Source: US Department of Agriculture / Journal of the American Chemical Society. The nutrients listed below will indicate the significant changes we can alter in our body by consuming Cacao beans. Magnesium: Cacao beans are the number one source of magnesium of any food that has been identified to date. Magnesium is the most deficient major mineral in the American diet today; over 80% are thought to have this deficiency. Magnesium keeps the brain chemically in balance, assists in building strong bones and is associated with the euphoric feeling of happiness. It is thought that women crave chocolate during menstruation due to the imbalance or lack of Magnesium in the body. Sulfur: This is thought to be the beauty mineral. Sulfur is responsible for building strong nails, shiny hair and skin. It detoxifies the liver and supports pancreatic function. Detoxification of mercury can occur anecdotally due to the high sulfur content in the Cacao bean. PEA (Phenylethylamine) — The Love Chemical: PEA is an adrenal related chemical formed in the brain and released when we feel the euphoric high of being in love. Thus the reason chocolate is associated with the love factor. PEA has a role in focus and alertness. Sip a cup of Cacao not Joe in the AM to be off to a good start for the day. Anandamide — The Bliss Chemical: The only known food to offer this in consumption is Cacao. After exercise we experience a feeling of “natural high” also called the “runners high.” The hormone released is called anandamide and it is naturally produced in the brain. Anandamide can stay in the system longer and make us feel pleasant longer due to the enzyme inhibitors that assist in the body’s ability to decrease the breakdown of this chemical when we consume Cacao. MAO Inhibitors: The rare MAOs (monoamine oxidase) enzyme inhibitors are far different than the digestive enzymes inhibitors found in most nuts and seeds. MAO inhibitors make possible youth and rejuvenation and they allow more serotonin to flow in the brain and diminish appetite. Cacao is the latest Superfood available today. There is no other food like it and Cacao is by far the most nutrient dense food we know of today. The consumption of raw Cacao beans or nibs is the most nutritious way to capture all that nature has to offer in this bounty of goodness. Heating, processing, roasting will break down some of the vital nutrients present. How much to consume and ways to consume cacao: 1. Cacao Beans have a strong dark bitter chocolate flavor. You can eat them whole: plain or dipped into raw honey or almond butter. They can be ground into a rich dark powder using a coffee grinder to make raw desserts of all kinds. Blend them into your favorite smoothies or add them to a trail/snack mix with Goji berries and raisins. The skins are edible so you don’t need to peel them first. The recommended daily intake is 5 to 20 whole beans. 2. Cacao Nibs have a strong dark bitter chocolate flavor. Sprinkle them over your morning breakfast for a taste and health boost. The recommended daily intake is 5 to 20 grams or a small handful. 3. Cacao Powder has a strong, rich, dark bitter chocolate flavor, perfect to make raw chocolate desserts of all kinds. Blend into your favorite smoothies for a taste and health boost. Make your own healthy chocolates at home! The recommended daily intake is 5 to 20 grams. The nutrition values presented below are based on review of a selection of brands. Variations outside the given ranges can be expected. Numbers are % by weight, not % of daily value.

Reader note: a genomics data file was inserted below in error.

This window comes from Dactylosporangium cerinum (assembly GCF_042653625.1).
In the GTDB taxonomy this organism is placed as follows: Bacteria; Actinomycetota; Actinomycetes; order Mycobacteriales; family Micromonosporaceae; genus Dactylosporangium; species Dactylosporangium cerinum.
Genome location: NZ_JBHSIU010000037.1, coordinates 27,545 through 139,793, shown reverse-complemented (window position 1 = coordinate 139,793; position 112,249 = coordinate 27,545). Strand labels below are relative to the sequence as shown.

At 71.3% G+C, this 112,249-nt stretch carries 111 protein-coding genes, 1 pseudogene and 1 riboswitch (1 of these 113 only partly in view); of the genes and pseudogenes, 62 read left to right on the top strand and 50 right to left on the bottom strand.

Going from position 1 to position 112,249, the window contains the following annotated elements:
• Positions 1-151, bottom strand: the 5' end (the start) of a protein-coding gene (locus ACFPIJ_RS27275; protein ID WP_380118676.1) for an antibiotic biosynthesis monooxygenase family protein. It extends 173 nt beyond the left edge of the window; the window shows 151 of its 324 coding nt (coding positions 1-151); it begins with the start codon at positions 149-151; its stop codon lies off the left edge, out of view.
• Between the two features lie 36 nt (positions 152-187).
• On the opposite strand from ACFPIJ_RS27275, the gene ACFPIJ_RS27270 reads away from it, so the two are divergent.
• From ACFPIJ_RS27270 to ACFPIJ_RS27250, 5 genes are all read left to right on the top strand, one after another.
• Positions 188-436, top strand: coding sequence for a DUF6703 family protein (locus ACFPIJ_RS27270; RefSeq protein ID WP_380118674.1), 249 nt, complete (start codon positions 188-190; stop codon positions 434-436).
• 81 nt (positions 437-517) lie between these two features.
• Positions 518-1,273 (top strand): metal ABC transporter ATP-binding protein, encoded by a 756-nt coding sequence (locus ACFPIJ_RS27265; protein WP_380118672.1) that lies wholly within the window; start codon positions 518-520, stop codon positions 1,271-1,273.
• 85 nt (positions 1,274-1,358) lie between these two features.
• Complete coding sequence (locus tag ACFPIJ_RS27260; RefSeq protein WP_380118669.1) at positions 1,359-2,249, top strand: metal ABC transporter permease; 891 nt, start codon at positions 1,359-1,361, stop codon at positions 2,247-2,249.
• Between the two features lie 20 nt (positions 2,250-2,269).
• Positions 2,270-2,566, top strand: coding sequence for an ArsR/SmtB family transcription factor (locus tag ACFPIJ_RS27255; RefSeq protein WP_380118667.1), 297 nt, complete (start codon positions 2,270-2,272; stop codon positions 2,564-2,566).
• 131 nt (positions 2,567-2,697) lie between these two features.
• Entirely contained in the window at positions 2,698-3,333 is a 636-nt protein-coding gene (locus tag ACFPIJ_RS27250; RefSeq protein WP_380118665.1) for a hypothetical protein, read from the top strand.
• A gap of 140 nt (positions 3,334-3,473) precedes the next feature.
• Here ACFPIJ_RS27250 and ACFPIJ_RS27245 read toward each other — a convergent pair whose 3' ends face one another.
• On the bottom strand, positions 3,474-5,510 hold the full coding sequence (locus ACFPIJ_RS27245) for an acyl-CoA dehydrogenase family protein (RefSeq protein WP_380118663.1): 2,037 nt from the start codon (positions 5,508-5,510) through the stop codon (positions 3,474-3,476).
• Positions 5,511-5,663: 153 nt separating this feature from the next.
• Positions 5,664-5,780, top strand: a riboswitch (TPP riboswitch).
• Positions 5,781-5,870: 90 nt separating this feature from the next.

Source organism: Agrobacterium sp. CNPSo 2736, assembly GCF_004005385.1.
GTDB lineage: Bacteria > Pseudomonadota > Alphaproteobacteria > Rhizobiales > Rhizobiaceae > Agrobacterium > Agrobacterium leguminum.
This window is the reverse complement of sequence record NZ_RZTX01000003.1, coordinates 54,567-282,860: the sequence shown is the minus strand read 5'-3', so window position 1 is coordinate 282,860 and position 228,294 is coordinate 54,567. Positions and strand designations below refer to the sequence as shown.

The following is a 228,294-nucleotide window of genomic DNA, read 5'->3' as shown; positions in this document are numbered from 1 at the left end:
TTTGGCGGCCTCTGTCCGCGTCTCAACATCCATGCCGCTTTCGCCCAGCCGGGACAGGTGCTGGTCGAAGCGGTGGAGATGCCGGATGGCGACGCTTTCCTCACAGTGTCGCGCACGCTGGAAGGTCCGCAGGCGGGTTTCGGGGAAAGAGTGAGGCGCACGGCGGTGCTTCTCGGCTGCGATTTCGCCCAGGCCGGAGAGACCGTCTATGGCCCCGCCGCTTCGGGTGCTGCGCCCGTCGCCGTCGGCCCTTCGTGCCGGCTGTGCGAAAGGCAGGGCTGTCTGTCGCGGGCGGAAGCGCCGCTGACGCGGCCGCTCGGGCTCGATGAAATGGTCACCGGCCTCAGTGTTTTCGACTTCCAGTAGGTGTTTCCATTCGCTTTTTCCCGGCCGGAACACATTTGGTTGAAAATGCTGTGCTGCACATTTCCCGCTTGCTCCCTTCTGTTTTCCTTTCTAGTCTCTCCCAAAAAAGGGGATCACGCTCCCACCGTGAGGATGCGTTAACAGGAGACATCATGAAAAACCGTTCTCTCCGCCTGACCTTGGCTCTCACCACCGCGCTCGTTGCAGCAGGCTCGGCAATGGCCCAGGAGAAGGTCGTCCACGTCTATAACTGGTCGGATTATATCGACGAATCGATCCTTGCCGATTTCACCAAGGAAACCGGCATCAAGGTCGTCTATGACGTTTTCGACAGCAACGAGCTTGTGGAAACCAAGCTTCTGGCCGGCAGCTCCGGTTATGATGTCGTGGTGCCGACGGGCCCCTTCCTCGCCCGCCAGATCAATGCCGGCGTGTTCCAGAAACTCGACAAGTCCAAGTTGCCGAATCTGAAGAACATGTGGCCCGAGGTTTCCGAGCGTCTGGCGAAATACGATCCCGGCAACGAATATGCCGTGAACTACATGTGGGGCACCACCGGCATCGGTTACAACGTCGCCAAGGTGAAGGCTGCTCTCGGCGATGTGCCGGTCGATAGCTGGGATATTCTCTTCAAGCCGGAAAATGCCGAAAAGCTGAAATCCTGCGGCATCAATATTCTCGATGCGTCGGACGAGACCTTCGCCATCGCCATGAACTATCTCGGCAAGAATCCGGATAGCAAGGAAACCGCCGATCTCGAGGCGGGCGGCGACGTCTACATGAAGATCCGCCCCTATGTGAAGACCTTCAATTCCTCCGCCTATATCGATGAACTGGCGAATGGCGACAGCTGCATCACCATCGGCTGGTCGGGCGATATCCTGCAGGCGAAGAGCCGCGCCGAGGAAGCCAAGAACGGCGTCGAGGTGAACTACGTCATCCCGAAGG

|Ingredient||Cocoa – low fat (European type)||Unsweetened chocolate|
|Calories per oz||ca 60||140-150|
|Calories per 100 g||ca 200||470-500|
|Ingredient||Bittersweet chocolate||Semisweet chocolate|
|Calories per oz||150-160||130-160|
|Calories per 100g||500-550||450-550|
It is recommended to eat the fermented cacao beans and nibs; without fermentation the flavors we savor would not be present. The fermentation process usually takes anywhere from 2 days to no longer than 7 days. The length of time depends on the richness and aroma the growers are looking for. Then the beans are sun-dried for 1-2 weeks. To maximize the benefit of the cacao it is extremely important to consume beans from certified growers and farmers. Relevant Websites https://www.essentiallivingfoods.com https://www.EarthCircleOrganics.com Quick facts about cacao: 1. Naturally has the highest primary source of Magnesium. 2. Twenty times the antioxidant of red wine and thirty times the level of green tea 3. Nurtures the intellect and attracts richness 4. Moderate appetite and assists in weight loss. 5. Enhance sensuality and beauty. 6. Assist in healing and opening the heart. Best regards, Mrs. Athena Bell, Exec VP IFPA